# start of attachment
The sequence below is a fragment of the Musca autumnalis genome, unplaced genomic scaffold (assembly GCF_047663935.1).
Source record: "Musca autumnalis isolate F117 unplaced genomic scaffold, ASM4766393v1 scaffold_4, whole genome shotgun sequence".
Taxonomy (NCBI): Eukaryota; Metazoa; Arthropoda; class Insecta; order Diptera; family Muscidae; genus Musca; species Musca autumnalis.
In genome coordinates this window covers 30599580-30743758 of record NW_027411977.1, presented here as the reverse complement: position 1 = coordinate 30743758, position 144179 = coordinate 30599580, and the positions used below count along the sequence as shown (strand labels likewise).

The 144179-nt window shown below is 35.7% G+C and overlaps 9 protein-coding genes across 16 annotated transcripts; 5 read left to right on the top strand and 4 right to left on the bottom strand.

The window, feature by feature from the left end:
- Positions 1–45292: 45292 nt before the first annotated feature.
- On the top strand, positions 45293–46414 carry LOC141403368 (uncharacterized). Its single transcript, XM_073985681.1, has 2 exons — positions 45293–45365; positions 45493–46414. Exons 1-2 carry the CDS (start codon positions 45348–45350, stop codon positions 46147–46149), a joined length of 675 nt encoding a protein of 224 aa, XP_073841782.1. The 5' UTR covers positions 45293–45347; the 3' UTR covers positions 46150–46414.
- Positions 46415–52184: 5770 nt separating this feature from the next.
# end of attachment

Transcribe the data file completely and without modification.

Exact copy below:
The sequence below is a fragment of the Musca autumnalis genome, unplaced genomic scaffold (assembly GCF_047663935.1).
Source record: "Musca autumnalis isolate F117 unplaced genomic scaffold, ASM4766393v1 scaffold_4, whole genome shotgun sequence".
Taxonomy (NCBI): Eukaryota; Metazoa; Arthropoda; class Insecta; order Diptera; family Muscidae; genus Musca; species Musca autumnalis.
In genome coordinates this window covers 30599580-30743758 of record NW_027411977.1, presented here as the reverse complement: position 1 = coordinate 30743758, position 144179 = coordinate 30599580, and the positions used below count along the sequence as shown (strand labels likewise).

The 144179-nt window shown below is 35.7% G+C and overlaps 9 protein-coding genes across 16 annotated transcripts; 5 read left to right on the top strand and 4 right to left on the bottom strand.

The window, feature by feature from the left end:
- Positions 1–45292: 45292 nt before the first annotated feature.
- On the top strand, positions 45293–46414 carry LOC141403368 (uncharacterized). Its single transcript, XM_073985681.1, has 2 exons — positions 45293–45365; positions 45493–46414. Exons 1-2 carry the CDS (start codon positions 45348–45350, stop codon positions 46147–46149), a joined length of 675 nt encoding a protein of 224 aa, XP_073841782.1. The 5' UTR covers positions 45293–45347; the 3' UTR covers positions 46150–46414.
- Positions 46415–52184: 5770 nt separating this feature from the next.